After a coffee and a shower, I went out to admire the crocuses, both singly…
I also communed with the frogs while I was there, once again both singly…
It was such a nice day, almost windless and feeling warm, that Mrs Tootlepedal and I decided to have a walk after lunch to see if the new bridge on Gaskell’s Walk was ready for use.
It was. Here is a view of the bridge from one side…
…and a picture seen from the other side of Mrs Tootlepedal and Corrie, a keen photographer himself, taking in the view from the bridge .
Having met a fellow member of the camera club, the next two people we met as we continued our walk were a fellow archivist and a fellow member of both the choirs we sing in. We felt among friends.
We also saw and admired the colours and patterns on this recently felled tree stump beside the path.
At the end of Gaskell’s Walk, we turned left and set off up Warbla. After a while, Mrs Tootlepedal thought that since she had already crossed her bridge when she had come to it, she might well have better things to do than walk up a hill, however benign the weather conditions, and turned back towards home and useful tasks while I plugged on to the summit…
…occasionally exclaiming, “Excelsior!” ( which is Latin for, “Coo, this is steep.”)
At the top, I noticed a curious object on the top of a fence post. I wondered of it was something like an owl pellet.
The craggy architecture of the top of the fence post was worth a picture in itself.
The views were as good as ever but because they haven’t changed significantly (or at all) since my last visit. I tried to find a few different pictures on my way up and down.
I kept an eye for fungus and lichen on my way up and down.
I was tempted into a traditional lonesome tree shot .
The thermometer showed that it was 14°C in the sun by the time that I got back and it certainly felt as though it had been the warmest day of the year so far, although it was still in single figures in the shade.
There was plenty of light to try a little continuous shooting in the direction of the bird feeder and it came up with one quite lively result.
It was still light when my flute pupil Luke arrived for his lesson. He played very nicely and showed that he has been listening to the points for improvement in his set pieces for his grade examination next month. However, he is still not doing his breathing exercises and I had to issue some dreadful warnings regarding the possible end of the world if he doesn’t start doing them properly. Like singing, flute playing is heavily dependent on good breath control and I might feel a little less guilty about being so forceful with Luke if I did the exercises daily myself to help with my singing in the choirs. Perhaps this will make me concentrate too.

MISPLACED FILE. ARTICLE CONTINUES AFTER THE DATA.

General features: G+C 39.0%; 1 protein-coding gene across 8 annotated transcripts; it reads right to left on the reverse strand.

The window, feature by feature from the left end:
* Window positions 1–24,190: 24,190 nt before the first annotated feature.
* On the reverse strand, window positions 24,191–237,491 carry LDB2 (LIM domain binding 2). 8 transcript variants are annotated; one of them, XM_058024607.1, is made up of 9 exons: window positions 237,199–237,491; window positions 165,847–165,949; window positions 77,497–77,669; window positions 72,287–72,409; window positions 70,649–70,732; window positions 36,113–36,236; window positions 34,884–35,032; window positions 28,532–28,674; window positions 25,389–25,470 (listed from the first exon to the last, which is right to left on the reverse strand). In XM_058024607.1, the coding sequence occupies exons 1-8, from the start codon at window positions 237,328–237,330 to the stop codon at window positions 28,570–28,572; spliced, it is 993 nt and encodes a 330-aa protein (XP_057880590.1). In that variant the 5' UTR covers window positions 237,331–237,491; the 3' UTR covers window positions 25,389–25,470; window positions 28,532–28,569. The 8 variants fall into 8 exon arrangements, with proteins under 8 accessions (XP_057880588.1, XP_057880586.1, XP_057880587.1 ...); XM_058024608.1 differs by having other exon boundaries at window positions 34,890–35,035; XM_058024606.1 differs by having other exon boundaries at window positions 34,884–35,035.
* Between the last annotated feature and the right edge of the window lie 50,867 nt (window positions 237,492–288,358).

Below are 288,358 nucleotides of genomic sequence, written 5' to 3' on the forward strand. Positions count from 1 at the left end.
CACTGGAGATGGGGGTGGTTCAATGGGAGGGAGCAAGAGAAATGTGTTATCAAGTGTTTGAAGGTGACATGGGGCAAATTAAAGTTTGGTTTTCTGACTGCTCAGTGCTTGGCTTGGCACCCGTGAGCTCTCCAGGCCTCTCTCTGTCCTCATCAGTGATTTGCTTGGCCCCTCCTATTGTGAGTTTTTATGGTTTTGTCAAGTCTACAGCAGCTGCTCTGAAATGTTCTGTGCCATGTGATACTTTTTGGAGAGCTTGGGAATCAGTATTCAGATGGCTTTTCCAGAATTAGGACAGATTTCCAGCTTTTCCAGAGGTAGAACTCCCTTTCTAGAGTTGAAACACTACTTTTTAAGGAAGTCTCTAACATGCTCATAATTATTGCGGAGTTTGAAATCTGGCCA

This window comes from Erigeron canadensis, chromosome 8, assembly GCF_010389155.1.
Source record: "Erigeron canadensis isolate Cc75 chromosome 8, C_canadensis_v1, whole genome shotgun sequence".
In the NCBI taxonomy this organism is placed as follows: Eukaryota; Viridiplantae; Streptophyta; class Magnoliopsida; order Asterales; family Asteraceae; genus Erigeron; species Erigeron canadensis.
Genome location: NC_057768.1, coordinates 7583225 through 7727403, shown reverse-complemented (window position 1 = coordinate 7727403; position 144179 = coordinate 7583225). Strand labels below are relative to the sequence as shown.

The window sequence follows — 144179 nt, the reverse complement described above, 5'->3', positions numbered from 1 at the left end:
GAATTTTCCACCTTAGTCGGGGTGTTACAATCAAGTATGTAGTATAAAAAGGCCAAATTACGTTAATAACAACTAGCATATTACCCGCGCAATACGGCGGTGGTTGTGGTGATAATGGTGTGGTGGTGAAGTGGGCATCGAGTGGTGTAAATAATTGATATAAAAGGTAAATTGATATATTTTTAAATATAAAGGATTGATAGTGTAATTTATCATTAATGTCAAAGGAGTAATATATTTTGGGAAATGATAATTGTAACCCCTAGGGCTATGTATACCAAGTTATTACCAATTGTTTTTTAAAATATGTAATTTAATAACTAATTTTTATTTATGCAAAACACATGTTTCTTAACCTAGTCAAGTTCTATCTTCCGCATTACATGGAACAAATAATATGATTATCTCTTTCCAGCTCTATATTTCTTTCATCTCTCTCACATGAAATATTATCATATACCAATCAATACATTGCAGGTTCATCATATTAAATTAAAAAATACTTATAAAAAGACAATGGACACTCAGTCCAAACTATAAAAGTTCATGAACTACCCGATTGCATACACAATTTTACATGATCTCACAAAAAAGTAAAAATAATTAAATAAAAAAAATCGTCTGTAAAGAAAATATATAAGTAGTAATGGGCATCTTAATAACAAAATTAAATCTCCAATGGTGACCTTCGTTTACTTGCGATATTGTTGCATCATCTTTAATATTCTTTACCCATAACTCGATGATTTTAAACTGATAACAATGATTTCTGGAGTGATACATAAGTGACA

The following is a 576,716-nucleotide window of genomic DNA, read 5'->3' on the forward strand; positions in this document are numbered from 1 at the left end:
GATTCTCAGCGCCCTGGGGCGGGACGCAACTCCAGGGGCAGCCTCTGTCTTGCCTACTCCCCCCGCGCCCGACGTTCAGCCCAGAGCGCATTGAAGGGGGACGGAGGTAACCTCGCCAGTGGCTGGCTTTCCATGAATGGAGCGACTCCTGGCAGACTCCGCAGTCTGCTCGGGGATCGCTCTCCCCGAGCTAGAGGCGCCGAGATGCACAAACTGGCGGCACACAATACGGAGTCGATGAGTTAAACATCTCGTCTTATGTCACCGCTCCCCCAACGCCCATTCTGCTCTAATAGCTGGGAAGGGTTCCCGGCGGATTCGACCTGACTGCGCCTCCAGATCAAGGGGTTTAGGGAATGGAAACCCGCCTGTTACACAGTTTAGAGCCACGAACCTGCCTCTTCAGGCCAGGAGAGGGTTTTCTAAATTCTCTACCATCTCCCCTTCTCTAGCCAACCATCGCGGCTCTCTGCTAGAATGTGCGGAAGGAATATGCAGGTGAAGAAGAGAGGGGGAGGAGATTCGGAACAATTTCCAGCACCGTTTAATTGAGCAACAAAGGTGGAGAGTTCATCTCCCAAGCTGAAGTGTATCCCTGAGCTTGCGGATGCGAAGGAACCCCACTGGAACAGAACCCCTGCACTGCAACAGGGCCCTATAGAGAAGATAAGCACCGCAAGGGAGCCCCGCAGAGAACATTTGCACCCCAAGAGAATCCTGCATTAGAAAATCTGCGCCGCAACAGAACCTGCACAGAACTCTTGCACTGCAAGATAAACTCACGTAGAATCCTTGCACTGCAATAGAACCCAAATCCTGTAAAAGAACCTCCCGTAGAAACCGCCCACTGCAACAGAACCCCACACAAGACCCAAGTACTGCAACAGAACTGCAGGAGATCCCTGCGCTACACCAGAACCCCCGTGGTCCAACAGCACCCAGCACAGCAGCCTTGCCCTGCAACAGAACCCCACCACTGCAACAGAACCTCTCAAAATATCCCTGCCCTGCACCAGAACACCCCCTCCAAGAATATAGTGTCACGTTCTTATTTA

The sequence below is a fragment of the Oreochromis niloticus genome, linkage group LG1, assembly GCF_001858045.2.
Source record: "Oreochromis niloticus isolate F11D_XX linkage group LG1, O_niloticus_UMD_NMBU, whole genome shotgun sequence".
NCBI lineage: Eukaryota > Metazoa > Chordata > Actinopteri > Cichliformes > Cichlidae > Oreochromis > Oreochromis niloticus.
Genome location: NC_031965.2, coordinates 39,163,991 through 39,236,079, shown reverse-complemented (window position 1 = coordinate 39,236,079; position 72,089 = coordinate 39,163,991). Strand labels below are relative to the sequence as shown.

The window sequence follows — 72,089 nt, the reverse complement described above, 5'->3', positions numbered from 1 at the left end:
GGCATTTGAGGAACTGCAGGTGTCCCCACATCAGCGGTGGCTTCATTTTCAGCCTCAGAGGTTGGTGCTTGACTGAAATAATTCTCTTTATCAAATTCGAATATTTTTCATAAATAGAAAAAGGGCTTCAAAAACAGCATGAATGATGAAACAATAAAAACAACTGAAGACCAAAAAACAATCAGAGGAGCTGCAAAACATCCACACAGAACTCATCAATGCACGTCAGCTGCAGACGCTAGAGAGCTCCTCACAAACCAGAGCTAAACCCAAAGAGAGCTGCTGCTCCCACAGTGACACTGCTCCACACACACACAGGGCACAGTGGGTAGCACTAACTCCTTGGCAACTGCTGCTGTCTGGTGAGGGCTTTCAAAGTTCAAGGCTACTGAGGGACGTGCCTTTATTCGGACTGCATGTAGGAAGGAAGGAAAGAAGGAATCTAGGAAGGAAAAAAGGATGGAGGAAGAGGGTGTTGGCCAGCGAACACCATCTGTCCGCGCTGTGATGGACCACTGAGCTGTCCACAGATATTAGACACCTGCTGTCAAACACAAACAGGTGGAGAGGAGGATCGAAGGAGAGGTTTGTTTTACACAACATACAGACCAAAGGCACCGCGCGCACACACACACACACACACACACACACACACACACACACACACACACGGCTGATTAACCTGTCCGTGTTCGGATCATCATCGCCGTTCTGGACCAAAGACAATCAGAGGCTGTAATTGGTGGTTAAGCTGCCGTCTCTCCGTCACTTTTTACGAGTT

As our pianist Isabel was unwell, I couldn’t go to play trios with her and Mike this evening so I enjoyed a quiet night at home throwing away hundreds of the pictures that I had taken during the day.
I did reserve one of the many flying chaffinches as flying bird of the day.
Posted in Birds, Cycle outings, Gardening, Langholm, photography, Tootling, Views, Walking | Tagged bird feeder, chaffinch, crocus, flute, frog, fungus, garden flowers, Holmwood, lichen, moss, robin, siskin, trig point, Warbla | 20 Comments »
Today’s guest picture comes from my brother Andrew’s trip to Barcelona. What could the architect have been thinking about when he or she designed this?
In contrast to yesterday’s glut of pictures, today was very quiet photographically. The day dawned brightly enough but the skies soon clouded over.
After a leisurely breakfast, I gave Sandy a ring to see if he would like to try out his newly acquired bicycle on a short run and after a pause, he arrived well wrapped up for the chilly morning. He told me that he had been out for a ride on Saturday and he was certainly in good form as he whipped up the first hill of the ride leaving me in his wake. I managed to get him to slow down and we pedalled up to Wauchope Schoolhouse and back.
I had the camera with me but didn’t get it out as it was threatening to rain and stopping looked like a bad move. In the end the rain held off until we got home but gave Mrs Tootlepedal a soaking on her way back from visiting a friend after church.
It was raining so hard after we had a coffee and a biscuit that we put Sandy’s bike into the back of the Kangoo and I drove him home.
Shortly afterwards, the rain let up and I went out into the garden.
The crocuses are full of life but weren’t going to open their petals on such a miserable day.
The winter aconite check revealed that of the hundred planted, ten are now showing with hints of others to follow. This is not exactly a good result but the count does seem to be regularly increasing so we are keeping our fingers crossed.
It was too gloomy to waste much time trying to get a good bird shot.
As we were not picking up our friend in Carlisle this week, we combined our visit to the choir with a shopping trip in town on our way to the choir practice. This took up the whole afternoon but as it was raining quite heavily, it wasn’t a day when we could have done anything much more interesting than shopping.